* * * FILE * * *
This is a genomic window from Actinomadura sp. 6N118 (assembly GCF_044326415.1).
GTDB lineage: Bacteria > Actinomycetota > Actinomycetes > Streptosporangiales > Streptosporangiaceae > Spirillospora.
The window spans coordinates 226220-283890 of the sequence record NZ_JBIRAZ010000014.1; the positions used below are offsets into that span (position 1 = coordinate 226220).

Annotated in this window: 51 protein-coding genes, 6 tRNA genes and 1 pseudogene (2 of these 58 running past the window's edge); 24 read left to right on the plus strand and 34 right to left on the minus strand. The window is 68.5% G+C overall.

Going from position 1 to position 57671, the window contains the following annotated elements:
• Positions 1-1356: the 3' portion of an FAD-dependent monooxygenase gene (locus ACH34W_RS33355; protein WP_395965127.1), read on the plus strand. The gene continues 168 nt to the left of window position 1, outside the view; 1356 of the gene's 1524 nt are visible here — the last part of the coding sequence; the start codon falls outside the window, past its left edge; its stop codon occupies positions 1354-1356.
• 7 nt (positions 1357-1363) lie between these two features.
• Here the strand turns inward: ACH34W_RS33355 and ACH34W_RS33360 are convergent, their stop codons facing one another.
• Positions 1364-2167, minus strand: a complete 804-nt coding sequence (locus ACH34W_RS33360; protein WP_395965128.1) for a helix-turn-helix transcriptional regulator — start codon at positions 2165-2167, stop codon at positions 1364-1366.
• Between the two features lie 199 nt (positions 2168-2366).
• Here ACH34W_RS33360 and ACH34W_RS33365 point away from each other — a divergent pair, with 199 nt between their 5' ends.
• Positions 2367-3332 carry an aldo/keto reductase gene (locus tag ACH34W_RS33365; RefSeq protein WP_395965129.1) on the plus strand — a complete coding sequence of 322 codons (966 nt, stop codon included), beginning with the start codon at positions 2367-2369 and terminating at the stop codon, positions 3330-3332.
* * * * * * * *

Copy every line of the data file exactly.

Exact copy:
This is a genomic window from Actinomadura sp. 6N118 (assembly GCF_044326415.1).
GTDB lineage: Bacteria > Actinomycetota > Actinomycetes > Streptosporangiales > Streptosporangiaceae > Spirillospora.
The window spans coordinates 226220-283890 of the sequence record NZ_JBIRAZ010000014.1; the positions used below are offsets into that span (position 1 = coordinate 226220).

Annotated in this window: 51 protein-coding genes, 6 tRNA genes and 1 pseudogene (2 of these 58 running past the window's edge); 24 read left to right on the plus strand and 34 right to left on the minus strand. The window is 68.5% G+C overall.

Going from position 1 to position 57671, the window contains the following annotated elements:
• Positions 1-1356: the 3' portion of an FAD-dependent monooxygenase gene (locus ACH34W_RS33355; protein WP_395965127.1), read on the plus strand. The gene continues 168 nt to the left of window position 1, outside the view; 1356 of the gene's 1524 nt are visible here — the last part of the coding sequence; the start codon falls outside the window, past its left edge; its stop codon occupies positions 1354-1356.
• 7 nt (positions 1357-1363) lie between these two features.
• Here the strand turns inward: ACH34W_RS33355 and ACH34W_RS33360 are convergent, their stop codons facing one another.
• Positions 1364-2167, minus strand: a complete 804-nt coding sequence (locus ACH34W_RS33360; protein WP_395965128.1) for a helix-turn-helix transcriptional regulator — start codon at positions 2165-2167, stop codon at positions 1364-1366.
• Between the two features lie 199 nt (positions 2168-2366).
• Here ACH34W_RS33360 and ACH34W_RS33365 point away from each other — a divergent pair, with 199 nt between their 5' ends.
• Positions 2367-3332 carry an aldo/keto reductase gene (locus tag ACH34W_RS33365; RefSeq protein WP_395965129.1) on the plus strand — a complete coding sequence of 322 codons (966 nt, stop codon included), beginning with the start codon at positions 2367-2369 and terminating at the stop codon, positions 3330-3332.